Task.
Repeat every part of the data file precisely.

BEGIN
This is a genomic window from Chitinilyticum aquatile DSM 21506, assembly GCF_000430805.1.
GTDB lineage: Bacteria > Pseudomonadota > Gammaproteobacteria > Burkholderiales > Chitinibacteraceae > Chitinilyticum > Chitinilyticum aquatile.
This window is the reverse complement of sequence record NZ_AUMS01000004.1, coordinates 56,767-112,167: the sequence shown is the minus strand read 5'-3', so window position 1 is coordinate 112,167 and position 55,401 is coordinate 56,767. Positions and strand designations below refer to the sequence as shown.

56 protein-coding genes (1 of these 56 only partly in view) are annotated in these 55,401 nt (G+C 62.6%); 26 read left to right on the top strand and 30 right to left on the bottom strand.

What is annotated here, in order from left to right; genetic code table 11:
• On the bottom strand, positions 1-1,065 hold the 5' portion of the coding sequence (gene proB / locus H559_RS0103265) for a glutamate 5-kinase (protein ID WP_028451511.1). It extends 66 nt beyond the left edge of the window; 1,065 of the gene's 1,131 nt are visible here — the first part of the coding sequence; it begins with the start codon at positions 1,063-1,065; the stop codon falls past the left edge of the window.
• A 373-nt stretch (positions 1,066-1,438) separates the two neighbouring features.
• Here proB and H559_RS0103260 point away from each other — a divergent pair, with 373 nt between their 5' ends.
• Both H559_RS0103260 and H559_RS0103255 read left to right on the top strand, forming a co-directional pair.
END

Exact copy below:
This is a genomic window from Chitinilyticum aquatile DSM 21506, assembly GCF_000430805.1.
GTDB lineage: Bacteria > Pseudomonadota > Gammaproteobacteria > Burkholderiales > Chitinibacteraceae > Chitinilyticum > Chitinilyticum aquatile.
This window is the reverse complement of sequence record NZ_AUMS01000004.1, coordinates 56,767-112,167: the sequence shown is the minus strand read 5'-3', so window position 1 is coordinate 112,167 and position 55,401 is coordinate 56,767. Positions and strand designations below refer to the sequence as shown.

56 protein-coding genes (1 of these 56 only partly in view) are annotated in these 55,401 nt (G+C 62.6%); 26 read left to right on the top strand and 30 right to left on the bottom strand.

What is annotated here, in order from left to right; genetic code table 11:
• On the bottom strand, positions 1-1,065 hold the 5' portion of the coding sequence (gene proB / locus H559_RS0103265) for a glutamate 5-kinase (protein ID WP_028451511.1). It extends 66 nt beyond the left edge of the window; 1,065 of the gene's 1,131 nt are visible here — the first part of the coding sequence; it begins with the start codon at positions 1,063-1,065; the stop codon falls past the left edge of the window.
• A 373-nt stretch (positions 1,066-1,438) separates the two neighbouring features.
• Here proB and H559_RS0103260 point away from each other — a divergent pair, with 373 nt between their 5' ends.
• Both H559_RS0103260 and H559_RS0103255 read left to right on the top strand, forming a co-directional pair.